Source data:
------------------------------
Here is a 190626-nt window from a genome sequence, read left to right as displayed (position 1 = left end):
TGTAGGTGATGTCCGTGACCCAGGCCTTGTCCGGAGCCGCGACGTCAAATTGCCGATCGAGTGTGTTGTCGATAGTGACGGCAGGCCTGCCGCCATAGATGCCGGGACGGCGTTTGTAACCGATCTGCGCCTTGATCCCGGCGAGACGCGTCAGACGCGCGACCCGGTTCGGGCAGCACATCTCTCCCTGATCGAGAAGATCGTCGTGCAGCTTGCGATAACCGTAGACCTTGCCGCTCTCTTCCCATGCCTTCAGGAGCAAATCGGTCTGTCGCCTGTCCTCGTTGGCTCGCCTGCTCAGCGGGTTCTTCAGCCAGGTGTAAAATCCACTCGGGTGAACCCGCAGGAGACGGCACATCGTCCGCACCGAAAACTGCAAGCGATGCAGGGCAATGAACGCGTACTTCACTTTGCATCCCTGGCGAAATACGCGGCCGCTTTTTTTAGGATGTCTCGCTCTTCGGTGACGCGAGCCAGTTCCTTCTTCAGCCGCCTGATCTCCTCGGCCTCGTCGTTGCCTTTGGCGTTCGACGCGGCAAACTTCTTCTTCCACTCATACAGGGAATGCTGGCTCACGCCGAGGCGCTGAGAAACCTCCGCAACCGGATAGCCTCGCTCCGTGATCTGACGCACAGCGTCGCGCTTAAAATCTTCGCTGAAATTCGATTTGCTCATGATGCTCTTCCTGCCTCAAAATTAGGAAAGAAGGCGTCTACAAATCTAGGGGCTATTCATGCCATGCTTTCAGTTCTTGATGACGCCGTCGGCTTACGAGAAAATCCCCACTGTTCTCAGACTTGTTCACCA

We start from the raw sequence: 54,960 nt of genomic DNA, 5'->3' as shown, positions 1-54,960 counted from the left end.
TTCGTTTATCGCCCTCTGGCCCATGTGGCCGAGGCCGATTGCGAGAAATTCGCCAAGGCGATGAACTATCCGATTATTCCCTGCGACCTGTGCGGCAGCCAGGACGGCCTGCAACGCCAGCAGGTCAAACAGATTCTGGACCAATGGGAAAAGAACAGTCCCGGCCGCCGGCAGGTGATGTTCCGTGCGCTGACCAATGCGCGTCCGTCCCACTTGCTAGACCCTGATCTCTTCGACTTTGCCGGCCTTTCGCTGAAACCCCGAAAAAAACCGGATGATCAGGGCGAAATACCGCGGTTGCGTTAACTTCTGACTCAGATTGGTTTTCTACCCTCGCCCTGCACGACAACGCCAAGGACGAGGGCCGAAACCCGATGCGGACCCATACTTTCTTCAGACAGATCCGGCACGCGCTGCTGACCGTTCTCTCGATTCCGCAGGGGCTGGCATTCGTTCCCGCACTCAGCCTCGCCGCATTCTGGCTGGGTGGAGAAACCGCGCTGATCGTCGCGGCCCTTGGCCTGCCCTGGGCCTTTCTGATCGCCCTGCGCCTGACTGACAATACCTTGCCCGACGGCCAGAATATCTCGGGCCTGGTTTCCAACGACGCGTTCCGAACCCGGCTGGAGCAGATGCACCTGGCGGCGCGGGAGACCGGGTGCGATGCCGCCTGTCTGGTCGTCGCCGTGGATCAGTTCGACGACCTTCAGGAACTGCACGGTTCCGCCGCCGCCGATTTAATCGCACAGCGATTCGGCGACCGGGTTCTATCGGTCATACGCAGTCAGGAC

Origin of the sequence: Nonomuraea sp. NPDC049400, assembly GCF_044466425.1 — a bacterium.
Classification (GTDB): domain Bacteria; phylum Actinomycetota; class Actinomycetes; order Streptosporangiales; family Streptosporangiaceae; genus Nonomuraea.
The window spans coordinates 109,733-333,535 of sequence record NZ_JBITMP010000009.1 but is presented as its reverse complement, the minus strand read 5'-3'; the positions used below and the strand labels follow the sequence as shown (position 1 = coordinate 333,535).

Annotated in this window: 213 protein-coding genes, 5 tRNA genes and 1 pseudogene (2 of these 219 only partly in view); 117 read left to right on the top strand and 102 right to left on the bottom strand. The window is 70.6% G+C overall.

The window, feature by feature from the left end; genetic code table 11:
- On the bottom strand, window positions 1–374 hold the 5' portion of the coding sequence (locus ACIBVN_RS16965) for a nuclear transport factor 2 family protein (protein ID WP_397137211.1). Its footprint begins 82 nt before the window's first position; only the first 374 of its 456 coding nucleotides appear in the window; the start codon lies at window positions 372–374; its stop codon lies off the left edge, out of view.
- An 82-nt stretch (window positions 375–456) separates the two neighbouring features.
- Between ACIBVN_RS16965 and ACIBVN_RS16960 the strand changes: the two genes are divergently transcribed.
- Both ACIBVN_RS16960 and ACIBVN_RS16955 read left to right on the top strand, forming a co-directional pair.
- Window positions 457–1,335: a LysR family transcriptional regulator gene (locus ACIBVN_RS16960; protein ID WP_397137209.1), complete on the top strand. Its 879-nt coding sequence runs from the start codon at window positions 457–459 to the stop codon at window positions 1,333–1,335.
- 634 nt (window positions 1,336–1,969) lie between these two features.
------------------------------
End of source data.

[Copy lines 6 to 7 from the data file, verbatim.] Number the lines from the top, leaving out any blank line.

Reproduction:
Classification (GTDB): domain Bacteria; phylum Actinomycetota; class Actinomycetes; order Streptosporangiales; family Streptosporangiaceae; genus Nonomuraea.
The window spans coordinates 109,733-333,535 of sequence record NZ_JBITMP010000009.1 but is presented as its reverse complement, the minus strand read 5'-3'; the positions used below and the strand labels follow the sequence as shown (position 1 = coordinate 333,535).